I heard it sucks.
The pleasure of criticizing robs us of the pleasure of being moved by some very fine things.” – Jean de la Bruyère
I haven’t watched a movie at a theater in months, and last week, I felt the urge for escapism. I opened a movie listings website to check movie times at my local theater and saw something that surprised me–just under each film title was one of three phrases: “skip it,” “see it,” and “maybe.” Perhaps ‘surprised’ is too nice a word– it actually disturbed me a little bit. As long as man has had action, man has had the critique; I get that. What I don’t get is this undeniable momentum that critique and criticism amass these days. Is it the internet that has turned many a man and woman into cynical sourpuss parrots lately, mimics who re-spew whatever vitriol some people unleash? Ahh, the sad, sad day that the people became sheeple…
I think of numerous conversations I’ve had with acquaintances during the last couple of years about movies, restaurants, books, or places. Me: “Have you seen this-and-such movie?” Acquaintance: “Nah, I heard it sucks.” Me: “Have you ever been to this-and-such place?” Acquaintance: “Nah, I heard it sucks.” Now really, is there a more pathetic response? Awaken the little gray cells and go find out for yourself whether or not it sucks. I don’t think I’m being nostalgic or revisionist when I say that I can think of a time when people tried to discover these things for themselves. People watched something or read something, and then discussed it; they didn’t “skip it” because some critic told them to and then spend their time discussing the critics’ opinions rather than their own. Today, the internet rips something apart before it’s hit the shelves. Today, when something is disliked by a popular critic or two, it’s disliked by all other critics, and then it’s disliked by everyone on Twitter, and then it’s disliked on messageboards and fora (okay, forums!), and then you can’t find one person willing to say one nice thing about it. The ‘something’ could be an unassuming mindless little pleasure, or it could be a masterpiece–should a critic so decide, the ‘something’ will be bullied and pulverized to shreds, the mob watching and waiting for a turn to do some pummeling of its own. (The madness is usually a mean, nasty, sharp snowball of negativity, but the pendulum does occasionally swing in the other direction in which case the critics, Twitter, messageboards and forums [ahem, fora] tell you that you’re supposed to love something.)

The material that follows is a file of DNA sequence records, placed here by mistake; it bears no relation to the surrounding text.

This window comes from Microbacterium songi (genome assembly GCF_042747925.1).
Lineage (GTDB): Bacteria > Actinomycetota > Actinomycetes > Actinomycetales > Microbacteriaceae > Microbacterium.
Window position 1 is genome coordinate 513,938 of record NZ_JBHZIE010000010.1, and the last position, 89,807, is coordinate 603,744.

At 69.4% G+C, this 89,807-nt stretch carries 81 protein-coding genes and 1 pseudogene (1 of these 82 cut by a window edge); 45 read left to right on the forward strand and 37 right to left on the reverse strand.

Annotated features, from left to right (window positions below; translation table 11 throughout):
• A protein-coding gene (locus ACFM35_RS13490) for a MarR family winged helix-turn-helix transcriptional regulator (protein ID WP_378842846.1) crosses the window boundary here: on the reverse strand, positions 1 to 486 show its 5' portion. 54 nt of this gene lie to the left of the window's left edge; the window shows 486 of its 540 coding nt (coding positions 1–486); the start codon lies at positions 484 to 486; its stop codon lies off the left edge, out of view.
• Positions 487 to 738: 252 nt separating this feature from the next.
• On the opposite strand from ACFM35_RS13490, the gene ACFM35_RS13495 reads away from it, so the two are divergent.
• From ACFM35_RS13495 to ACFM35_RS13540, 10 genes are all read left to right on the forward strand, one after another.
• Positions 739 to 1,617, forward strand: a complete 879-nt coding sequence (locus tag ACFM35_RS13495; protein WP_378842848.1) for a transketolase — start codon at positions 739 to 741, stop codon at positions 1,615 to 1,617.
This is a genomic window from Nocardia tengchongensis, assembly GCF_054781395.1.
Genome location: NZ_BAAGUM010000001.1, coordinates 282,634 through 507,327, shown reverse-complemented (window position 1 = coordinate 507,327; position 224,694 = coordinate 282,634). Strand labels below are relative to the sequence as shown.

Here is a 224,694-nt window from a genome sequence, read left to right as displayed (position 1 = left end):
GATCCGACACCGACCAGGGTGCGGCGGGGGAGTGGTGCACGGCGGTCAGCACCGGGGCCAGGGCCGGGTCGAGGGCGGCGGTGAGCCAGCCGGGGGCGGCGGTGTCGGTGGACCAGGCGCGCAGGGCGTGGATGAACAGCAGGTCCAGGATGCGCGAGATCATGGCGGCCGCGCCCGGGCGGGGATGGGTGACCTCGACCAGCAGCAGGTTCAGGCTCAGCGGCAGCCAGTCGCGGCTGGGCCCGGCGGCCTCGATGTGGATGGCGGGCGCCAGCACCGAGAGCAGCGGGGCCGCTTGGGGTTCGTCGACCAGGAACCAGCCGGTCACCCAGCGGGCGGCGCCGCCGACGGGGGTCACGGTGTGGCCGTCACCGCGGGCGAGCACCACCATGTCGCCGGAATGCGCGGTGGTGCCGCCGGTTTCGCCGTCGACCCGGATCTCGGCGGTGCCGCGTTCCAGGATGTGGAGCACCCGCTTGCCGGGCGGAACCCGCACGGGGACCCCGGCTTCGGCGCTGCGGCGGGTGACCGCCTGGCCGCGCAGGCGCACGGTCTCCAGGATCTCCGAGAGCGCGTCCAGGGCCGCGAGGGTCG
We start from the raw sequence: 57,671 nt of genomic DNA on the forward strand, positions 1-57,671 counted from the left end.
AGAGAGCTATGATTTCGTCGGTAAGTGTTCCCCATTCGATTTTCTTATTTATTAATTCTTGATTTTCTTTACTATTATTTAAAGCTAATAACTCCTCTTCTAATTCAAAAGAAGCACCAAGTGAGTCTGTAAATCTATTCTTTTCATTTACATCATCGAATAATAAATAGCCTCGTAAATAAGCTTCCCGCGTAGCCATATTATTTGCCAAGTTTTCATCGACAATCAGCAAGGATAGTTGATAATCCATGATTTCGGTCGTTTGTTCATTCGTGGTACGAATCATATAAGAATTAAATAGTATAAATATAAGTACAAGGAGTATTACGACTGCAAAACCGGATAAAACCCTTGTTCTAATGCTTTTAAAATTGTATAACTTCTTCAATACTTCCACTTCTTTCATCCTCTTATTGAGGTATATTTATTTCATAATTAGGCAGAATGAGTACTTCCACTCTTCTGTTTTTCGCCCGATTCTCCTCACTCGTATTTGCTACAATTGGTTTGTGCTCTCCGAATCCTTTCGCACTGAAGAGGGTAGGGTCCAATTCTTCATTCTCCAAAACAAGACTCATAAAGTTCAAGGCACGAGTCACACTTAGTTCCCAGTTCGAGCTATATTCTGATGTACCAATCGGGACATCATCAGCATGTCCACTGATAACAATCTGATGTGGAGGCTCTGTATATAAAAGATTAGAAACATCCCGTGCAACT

Think of your closest friend. He or she may have the same moral and ethical standards that you do, may enjoy the same wines that you do, may come from the same background. And yet the two of you may feel completely differently about one singular thing–an outfit, a song, or a TV program, for instance. And that’s the friend you’ve known, loved, and trusted for years. Now you’re going to read the opinion of some random faceless person you’ve never met, and you’re going to make that opinion your own without even experiencing what it is you’re talking about? How ludicrous!
In the end, I didn’t go to the movies that Sunday afternoon–I looked up synopses of the films that were playing and nothing interested me, but I based my decision on plot (or lack thereof), not on whether a critic enjoyed it. God knows I have found great enjoyment in things that many others disliked. I’m more choosy about certain experiences today–for example, I love films, but tickets are simply too expensive for me to go as often as I did ten or fifteen years ago when prices were such that I had the luxury of re-watching the ones that moved me. The same goes for books, restaurants, trips, wines, etc. My point is that I will decide for myself what I like and buy, and I’ll make that decision based on my own thoughts, my own desires, my own interests and dislikes, my own well rounded research–not media madness. If you have zero interest in something because you have a hunch that it holds little value, or because it’s unappealing, by all means leave it alone. But don’t shut the valves off, and allow someone else to do the thinking, loving, and hating for you. That’s a pointless, comatose form of vicarious living.
“For it is dangerous to attach one’s self to the crowd in front, and so long as each one of us is more willing to trust another than to judge for himself, we never show any judgement in the matter of living, but always a blind trust, and a mistake that has been passed on from hand to hand finally involves us and works our destruction.” – Lucius Annaeus Seneca